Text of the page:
Rück et al., 2008 (n = 25, Sweden, single-arm retrospective cohort)Duration: ≥5 yrs, severity: clinical assessment, TxR: systematic pharmaco- & psychotherapy trialsNoneMood 20%, anxiety 36%, tic 12%, personality 32%, suicide attempt 36%41 (SD 11), 56%, Y-BOCS: 33.5 (SD 3.4), extremeBilat & unilat RF: 60°C; bilat & unilat GK: 180 Gy at 1 isocenter or 200 Gy at 3 isocentersNR; 8 repeat procedures, results not pooled for 7/8Y-BOCS, MADRS, BSA; active surveillance (EAD)High radiation doses
Lopes et al., 2009 (n = 5, Brazil & USA, singlearm prospective cohort)Duration: ≥5 yrs, severity: Y-BOCS >26, TxR: >3 SSRIs/SRIs, 2 aug, & >20hrsCBTw/o improvement in Y-BOCS & CGI scores<18 or >55 yrs old, history of posttraumatic amnesia, OCD due to effects of a substance, pregnancy or lactation, mental retardationMood 80%, anxiety 60%, alcohol abuse 20%, personality 120%35 (SD 11), 60%, Y-BOCS: 32.2 (SD 1.48), extremeBilat VC/VS GK:180 Gy, 2 isocenters per sideMedical regimen unchanged; no repeat proceduresY-BOCS, BDI, BAI; active surveillance (SAFTEE scale)Rigorous TxR criteria; lesion location more ventral compared to those for other traditional anterior capsulotomy; only study w/ multicenter setting
Csigó et al., 2010 (n = 5, Hungary, prospective controlled cohort)TxR: not specifiedNoneNone32.2 (SD 6.3), 40%, Y-BOCS: 38.2 (SD 1.78), extremeBilat RFIntensive rehab program; no repeat proceduresY-BOCS, HAM-D, HAM-A; passive surveillanceIntensive rehabilitation cointervention; only controlled study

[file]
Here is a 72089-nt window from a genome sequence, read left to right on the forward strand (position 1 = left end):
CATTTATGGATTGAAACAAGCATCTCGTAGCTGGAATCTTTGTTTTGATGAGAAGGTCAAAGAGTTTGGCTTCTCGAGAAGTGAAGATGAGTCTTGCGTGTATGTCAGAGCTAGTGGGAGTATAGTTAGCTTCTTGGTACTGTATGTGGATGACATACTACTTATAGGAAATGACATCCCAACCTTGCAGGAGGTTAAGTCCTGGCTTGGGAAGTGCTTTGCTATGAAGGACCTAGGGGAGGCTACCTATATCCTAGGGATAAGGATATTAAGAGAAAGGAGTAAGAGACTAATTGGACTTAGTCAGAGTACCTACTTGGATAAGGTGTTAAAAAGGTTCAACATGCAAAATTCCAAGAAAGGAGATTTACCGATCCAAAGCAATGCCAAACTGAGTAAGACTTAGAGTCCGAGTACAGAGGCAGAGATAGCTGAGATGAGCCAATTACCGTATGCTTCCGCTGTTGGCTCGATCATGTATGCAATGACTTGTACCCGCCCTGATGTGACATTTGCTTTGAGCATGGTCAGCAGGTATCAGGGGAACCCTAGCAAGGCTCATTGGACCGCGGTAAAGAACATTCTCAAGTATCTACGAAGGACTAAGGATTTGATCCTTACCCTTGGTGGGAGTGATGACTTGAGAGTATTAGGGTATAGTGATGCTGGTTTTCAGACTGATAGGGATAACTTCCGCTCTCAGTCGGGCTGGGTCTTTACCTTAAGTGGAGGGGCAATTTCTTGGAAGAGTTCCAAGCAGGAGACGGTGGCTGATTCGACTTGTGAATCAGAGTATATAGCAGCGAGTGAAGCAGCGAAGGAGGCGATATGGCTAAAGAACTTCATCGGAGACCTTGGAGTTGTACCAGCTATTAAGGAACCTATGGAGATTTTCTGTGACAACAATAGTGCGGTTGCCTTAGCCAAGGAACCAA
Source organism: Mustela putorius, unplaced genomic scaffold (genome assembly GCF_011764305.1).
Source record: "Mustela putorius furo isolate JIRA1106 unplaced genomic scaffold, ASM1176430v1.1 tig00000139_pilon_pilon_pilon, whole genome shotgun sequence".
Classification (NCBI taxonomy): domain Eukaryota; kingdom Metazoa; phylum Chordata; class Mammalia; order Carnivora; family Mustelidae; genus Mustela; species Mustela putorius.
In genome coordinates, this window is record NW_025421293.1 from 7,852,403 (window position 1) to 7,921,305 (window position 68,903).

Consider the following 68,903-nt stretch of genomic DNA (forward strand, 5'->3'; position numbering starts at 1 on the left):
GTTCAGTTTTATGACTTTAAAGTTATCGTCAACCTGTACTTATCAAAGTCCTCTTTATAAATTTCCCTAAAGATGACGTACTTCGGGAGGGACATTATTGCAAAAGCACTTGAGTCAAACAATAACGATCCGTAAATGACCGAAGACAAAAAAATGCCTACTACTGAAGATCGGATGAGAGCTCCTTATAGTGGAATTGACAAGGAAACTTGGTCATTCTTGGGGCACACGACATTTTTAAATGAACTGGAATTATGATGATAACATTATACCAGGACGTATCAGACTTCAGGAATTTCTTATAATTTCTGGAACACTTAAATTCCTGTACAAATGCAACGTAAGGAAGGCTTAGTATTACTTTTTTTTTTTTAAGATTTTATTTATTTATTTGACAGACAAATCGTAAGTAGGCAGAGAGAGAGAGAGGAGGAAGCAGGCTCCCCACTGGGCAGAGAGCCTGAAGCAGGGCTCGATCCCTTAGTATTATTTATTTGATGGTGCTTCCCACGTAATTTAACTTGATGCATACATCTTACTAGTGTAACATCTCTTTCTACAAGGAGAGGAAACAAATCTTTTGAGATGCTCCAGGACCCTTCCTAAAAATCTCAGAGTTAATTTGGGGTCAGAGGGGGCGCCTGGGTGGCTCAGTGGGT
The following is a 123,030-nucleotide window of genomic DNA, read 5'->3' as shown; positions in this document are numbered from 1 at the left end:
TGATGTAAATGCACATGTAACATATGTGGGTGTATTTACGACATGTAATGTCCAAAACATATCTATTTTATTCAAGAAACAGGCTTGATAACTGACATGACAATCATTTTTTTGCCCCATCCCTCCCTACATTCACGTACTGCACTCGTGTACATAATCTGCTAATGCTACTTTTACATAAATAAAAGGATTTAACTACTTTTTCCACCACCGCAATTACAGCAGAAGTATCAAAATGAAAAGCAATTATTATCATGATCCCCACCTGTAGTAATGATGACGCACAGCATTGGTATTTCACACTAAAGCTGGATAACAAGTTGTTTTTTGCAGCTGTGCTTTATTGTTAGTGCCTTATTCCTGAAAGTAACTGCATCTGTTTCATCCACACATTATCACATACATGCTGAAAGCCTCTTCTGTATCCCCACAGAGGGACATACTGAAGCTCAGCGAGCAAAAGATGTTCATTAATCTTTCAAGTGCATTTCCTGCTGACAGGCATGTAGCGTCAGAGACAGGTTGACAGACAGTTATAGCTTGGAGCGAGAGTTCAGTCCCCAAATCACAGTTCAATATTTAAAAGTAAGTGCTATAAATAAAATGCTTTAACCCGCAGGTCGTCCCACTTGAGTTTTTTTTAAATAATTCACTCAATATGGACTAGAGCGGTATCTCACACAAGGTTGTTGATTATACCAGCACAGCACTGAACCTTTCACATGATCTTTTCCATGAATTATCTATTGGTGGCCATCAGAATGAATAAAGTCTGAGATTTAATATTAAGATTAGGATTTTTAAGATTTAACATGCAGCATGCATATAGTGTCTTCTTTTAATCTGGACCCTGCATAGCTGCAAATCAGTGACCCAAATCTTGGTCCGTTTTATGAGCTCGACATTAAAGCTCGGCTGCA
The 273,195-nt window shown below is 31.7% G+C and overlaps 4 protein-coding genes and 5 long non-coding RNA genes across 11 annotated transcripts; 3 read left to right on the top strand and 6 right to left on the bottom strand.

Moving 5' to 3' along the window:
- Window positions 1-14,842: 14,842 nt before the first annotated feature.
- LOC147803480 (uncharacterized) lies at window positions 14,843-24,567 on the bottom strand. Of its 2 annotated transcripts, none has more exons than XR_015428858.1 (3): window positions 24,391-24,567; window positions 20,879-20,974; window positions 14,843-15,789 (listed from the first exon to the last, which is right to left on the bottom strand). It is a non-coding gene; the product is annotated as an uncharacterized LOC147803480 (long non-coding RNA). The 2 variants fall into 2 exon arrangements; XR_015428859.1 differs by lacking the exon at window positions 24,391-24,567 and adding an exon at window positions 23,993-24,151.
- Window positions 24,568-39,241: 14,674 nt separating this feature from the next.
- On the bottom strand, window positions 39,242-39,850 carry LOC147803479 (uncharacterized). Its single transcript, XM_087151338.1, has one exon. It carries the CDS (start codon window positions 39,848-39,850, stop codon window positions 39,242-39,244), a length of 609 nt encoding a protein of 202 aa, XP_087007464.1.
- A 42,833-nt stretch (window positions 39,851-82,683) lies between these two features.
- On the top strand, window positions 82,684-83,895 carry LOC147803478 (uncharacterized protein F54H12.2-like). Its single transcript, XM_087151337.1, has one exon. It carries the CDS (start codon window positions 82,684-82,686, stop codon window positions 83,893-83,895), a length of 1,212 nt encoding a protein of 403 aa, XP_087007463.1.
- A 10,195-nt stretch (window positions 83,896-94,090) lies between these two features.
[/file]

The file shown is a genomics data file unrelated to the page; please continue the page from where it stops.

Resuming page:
Kondziolka et al., 2011 (n = 3, USA, single-arm prospective cohort & case series)Surgery requested by participant, severity: Y-BOCS >24Abnormal brain MRINone43.7 (SD 9.9), 66.7%, Y-BOCS: 37.3 (SD 2.9), extremeBilat GK: 140 or 150 GyNR; no repeat proceduresY-BOCS, clinical narrative; passive surveillanceNo TxR selection criteria; patients had to request surgery
D’Astous et. al, 2013 (n = 19, Canada, single-arm prospective cohort)Duration: ≥5 yrs, severity: Y-BOCS >24, GAF <50, TxR: ≥3 SRIs & psychotherapy ≥30 hrsNoneMood 57.9%, anxiety 15.8%, psychotic 5.3%, adjustment 5.3%, personality 26.3%, mental retardation 5.3%, suicide attempt/ideation 31.6%40.8 (SD 11.6), 63.2%, Y-BOCS: 34.9 (SD 4.8), extremeBilat leucotomy: 4 isocenters per sideNR; 2 repeat procedures, results pooledY-BOCS; passive surveillanceRigorous TxR criteria, only study that used leucotome
Sheehan et al., 2013 (n = 5, USA, single-arm prospective cohort & case series)Severity: Y-BOCS ≥24, TxR: treating psychiatrist clinical judgmentBrain MRI showing tumor, stroke, or vascular malformationMood 20%, suicide attempt/ideation 40%37.8 (SD 8.8), 40%, Y-BOCS: 32.3 (SD 1.3), extremeBilat GK: 140–160 Gy, 1 isocenter per sideNR; no repeat proceduresY-BOCS; passive surveillance